Breast-feeding practices in South Asia

Breast-feeding practices in South Asia

Ramachandran, Prema

Breast feeding provides adequate and appropriate nutrients for infant growth and development, protects infants against infections and promotes their survival. For the mother, it offers some protection against pregnancy. In the seventies, that public health specialists recognized the adverse consequences of the growing erosion on the traditional breast-feeding practices on infant health and nutrition especially in developing countries and initiated massive global educational efforts to promote the traditional practice of universal prolonged breast feeding. These efforts have by and large succeeded in most South Asian countries and lactation is now nearly universal. However, efforts to promote exclusive breast-feeding up to six months and introduction of energy dense semi-solid supplements at six months practices which are critical for prevention of undernutrition and morbidity in infants have not been as successful. Consequently, too early introduction of breast milk substitutes and too late introduction of semi-solid complementary feeds are common and are responsible for the rapid increase in the prevalence of undernutrition between 6-24 months.

In the current issue of the IJMR there is an article1 describing the findings from the Bangladesh Health Survey 1999-2000 which showed that (i) breast-feeding was universal in the country; (ii) median duration of full breast feeding (breast milk+water) was 3.7 months; (iii) nearly 70 per cent of mothers introduced milk supplements prior to six months; and (iv) median duration of breast-feeding was over 30 months.

This study reports that the duration of breast-feeding was shorter in urban, educated women, from higher income group families, those who had shorter inter birth interval and availed health facility for delivery care . The authors conclude that these groups would require special attention in the Information Education Communication (IEC) efforts to prolong the duration exclusive as well total duration of breast-feeding.

In India, the National Family Health Survey (NFHS) (1998-99) provides national2 and state level estimates of infant and young child feeding practices and their impact on mother and the child. There are striking similarities in breast-feeding practices reported from Bangladesh and adjoining West Bengal where (ii) breast-feeding was universal; (ii) median duration of full breast-feeding was 2.9 months (urban 2.1 and rural 3.3 months); and (iii) median duration of breast-feeding was over 36 months with 54.8 per cent of women continuing to breast feed their children beyond 3 5 months of age.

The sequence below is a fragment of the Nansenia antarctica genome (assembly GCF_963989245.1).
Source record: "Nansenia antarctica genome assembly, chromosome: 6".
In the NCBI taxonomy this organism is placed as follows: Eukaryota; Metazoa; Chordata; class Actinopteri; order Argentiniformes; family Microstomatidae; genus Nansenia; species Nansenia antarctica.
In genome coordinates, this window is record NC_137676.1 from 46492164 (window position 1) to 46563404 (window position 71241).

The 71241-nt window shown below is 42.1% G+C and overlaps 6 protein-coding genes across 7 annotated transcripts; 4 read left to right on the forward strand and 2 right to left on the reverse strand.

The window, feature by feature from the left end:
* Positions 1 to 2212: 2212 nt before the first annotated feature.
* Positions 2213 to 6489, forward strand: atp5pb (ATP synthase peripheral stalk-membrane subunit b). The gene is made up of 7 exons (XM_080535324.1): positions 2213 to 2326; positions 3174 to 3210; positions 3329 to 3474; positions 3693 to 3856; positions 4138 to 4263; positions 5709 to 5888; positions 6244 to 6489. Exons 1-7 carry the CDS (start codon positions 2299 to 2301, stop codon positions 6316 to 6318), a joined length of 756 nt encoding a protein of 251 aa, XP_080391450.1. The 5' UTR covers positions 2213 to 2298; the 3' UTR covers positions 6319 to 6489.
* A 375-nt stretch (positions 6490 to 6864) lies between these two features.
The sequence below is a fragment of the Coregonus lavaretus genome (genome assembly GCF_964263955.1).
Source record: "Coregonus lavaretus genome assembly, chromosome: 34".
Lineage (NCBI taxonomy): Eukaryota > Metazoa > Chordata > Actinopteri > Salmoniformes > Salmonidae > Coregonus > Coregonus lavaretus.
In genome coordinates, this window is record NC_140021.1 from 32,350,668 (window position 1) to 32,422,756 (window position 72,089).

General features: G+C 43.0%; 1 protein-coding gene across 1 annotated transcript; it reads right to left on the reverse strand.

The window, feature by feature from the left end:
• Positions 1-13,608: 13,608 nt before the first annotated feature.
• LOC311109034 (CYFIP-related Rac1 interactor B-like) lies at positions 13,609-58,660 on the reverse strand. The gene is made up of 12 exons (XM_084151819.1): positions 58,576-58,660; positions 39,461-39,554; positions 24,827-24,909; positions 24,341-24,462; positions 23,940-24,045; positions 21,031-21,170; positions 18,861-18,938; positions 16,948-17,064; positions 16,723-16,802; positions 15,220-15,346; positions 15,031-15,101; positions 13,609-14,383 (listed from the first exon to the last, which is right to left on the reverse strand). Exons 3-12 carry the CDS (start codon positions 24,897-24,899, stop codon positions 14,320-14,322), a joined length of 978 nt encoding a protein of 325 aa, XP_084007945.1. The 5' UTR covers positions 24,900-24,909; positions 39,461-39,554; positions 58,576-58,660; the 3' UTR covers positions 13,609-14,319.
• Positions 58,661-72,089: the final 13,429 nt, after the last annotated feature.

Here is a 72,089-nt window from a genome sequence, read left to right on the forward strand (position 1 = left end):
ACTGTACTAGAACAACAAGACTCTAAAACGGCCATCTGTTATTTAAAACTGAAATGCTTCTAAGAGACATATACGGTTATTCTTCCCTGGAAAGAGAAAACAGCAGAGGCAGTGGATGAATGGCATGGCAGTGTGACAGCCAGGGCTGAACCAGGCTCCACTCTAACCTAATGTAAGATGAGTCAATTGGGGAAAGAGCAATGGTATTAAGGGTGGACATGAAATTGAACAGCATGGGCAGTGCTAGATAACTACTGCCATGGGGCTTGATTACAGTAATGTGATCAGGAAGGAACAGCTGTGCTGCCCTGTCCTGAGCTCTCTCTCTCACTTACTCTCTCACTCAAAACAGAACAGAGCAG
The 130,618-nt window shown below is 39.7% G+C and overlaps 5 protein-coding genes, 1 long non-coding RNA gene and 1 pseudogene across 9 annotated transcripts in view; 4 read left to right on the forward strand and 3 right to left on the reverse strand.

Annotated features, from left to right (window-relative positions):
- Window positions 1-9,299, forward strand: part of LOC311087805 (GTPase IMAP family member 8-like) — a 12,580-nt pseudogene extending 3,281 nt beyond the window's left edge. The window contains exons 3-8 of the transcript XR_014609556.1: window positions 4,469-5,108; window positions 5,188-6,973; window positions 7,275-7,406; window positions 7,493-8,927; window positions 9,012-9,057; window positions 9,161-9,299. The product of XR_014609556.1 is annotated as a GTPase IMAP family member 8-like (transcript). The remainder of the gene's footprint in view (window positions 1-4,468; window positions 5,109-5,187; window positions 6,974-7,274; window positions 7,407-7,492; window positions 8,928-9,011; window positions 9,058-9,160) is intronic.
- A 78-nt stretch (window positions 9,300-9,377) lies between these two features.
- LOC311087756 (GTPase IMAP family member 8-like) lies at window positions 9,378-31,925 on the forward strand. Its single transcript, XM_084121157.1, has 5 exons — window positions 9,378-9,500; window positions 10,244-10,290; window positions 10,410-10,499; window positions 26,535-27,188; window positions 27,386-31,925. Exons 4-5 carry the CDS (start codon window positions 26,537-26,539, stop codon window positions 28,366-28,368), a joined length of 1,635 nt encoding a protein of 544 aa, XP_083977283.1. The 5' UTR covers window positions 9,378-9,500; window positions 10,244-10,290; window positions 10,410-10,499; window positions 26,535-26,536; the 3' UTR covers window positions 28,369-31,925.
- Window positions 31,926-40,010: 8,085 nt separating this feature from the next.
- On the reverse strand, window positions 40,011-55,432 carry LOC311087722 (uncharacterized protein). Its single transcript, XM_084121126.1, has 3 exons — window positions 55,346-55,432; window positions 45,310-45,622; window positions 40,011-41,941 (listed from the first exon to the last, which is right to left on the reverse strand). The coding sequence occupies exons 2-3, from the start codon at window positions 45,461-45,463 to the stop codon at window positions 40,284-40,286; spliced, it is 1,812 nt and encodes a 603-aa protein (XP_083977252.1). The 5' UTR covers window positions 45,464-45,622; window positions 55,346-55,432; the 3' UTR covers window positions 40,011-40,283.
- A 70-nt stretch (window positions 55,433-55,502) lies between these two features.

Data from NFHS- 2 show that in India, the median duration of full breast-feeding is about 5.3 months and median duration of breast-feeding is 25.4 months. Data from NFHS also showed that duration of breast-feeding was shorter in urban educated women from high income group and those who had delivered in health facility.

As can be expected in a vast and diverse country like India, there are significant differences in breastfeeding practices between states. Andhra Pradesh and Kerala fare the best in term of appropriate duration of exclusive breast-feeding and timely introduction of complementary food. Median duration of full breast-feeding was less than 3 months in Delhi, Goa, Himachal Pradesh, Punjab and West Bengal. In contrast, median duration of full breast-feeding is over six months in Bihar, Madhya Pradesh and Rajasthan. all these data suggest thattoo early introduction of supplements and shorter duration of breast-feeding are more common in states and segments of population who are more educated, have access to health and nutrition care. Advice from health professionals and para professionals regarding appropriate infant feeding practices during the last three decades may be one of the factors responsible for these faulty infant feeding practices.

In the sixties, many paediatric text books recommended introduction of breast milk supplements between 6-12 wk to meet the dietary requirement of rapidly growing infant, especially in undernourished communities. Studies carried out in India3 and other developing countries4 showed that introduction of supplements prior to six months did not improve growth but increased the prevalence of morbidity. In addition, too early introduction of supplements may result in reduction in suckling and consequent reduction in volume of milk production, shorten the duration of lactation and lactation associated infertility5.